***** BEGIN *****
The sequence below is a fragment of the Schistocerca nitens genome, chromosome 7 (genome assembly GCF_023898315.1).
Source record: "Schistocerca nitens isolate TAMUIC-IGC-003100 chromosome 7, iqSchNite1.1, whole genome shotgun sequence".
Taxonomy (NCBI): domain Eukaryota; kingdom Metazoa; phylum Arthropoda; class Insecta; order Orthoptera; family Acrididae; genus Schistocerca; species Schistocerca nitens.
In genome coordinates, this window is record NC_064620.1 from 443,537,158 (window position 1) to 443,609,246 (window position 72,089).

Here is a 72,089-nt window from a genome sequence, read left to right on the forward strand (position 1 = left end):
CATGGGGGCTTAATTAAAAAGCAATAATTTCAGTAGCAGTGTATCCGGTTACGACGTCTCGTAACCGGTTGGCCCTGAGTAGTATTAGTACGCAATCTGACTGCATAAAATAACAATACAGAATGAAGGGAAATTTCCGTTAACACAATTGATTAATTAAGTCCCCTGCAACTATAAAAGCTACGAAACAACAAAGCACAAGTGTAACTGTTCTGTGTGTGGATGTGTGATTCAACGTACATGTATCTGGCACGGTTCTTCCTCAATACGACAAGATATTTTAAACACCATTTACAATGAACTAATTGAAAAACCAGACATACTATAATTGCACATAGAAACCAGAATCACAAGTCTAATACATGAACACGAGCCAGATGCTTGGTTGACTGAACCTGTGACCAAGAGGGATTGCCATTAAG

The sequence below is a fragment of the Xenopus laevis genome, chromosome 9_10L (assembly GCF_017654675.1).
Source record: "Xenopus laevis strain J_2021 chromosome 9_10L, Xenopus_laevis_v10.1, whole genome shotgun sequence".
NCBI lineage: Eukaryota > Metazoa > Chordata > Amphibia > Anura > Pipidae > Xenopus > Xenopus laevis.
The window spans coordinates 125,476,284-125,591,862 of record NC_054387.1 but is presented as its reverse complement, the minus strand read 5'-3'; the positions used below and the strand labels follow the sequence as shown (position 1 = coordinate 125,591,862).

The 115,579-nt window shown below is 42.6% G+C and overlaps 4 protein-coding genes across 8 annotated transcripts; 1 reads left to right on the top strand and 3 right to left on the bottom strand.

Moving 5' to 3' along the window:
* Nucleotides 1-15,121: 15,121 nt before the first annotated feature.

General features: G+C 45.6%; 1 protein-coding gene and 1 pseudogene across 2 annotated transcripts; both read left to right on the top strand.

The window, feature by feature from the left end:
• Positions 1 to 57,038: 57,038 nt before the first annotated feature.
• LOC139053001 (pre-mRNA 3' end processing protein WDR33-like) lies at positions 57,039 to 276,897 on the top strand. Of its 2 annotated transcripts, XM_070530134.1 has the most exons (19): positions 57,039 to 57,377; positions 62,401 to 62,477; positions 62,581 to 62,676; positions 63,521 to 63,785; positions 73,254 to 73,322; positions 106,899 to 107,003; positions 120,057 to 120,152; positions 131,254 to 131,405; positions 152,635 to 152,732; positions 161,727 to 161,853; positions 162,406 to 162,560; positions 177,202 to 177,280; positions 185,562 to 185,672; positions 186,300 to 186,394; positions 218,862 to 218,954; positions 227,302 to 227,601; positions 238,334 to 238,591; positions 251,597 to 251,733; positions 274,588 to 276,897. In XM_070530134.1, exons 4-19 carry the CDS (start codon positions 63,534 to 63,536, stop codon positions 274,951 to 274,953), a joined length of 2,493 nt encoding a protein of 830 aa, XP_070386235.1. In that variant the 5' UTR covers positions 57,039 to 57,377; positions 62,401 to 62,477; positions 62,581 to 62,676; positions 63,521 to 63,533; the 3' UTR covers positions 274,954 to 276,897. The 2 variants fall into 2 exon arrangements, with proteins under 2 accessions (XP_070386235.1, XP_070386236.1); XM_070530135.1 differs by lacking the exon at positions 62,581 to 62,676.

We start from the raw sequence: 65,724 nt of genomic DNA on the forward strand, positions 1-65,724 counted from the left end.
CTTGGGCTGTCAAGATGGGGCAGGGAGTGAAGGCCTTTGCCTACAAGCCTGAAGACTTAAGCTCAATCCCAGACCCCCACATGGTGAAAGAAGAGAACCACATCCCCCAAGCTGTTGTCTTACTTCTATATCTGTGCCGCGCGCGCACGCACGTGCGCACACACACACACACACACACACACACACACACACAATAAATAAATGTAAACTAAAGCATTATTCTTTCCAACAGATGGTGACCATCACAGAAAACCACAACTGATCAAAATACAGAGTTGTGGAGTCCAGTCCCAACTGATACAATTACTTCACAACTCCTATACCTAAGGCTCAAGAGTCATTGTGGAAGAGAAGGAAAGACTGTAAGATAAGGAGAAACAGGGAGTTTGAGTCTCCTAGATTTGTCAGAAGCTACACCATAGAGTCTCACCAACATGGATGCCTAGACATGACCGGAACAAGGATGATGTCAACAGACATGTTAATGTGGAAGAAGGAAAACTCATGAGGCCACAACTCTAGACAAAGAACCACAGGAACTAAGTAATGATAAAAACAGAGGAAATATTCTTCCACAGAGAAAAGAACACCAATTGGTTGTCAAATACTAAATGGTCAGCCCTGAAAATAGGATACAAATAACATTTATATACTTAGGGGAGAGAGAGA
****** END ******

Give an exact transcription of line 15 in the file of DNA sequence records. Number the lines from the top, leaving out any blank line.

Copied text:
The window, feature by feature from the left end: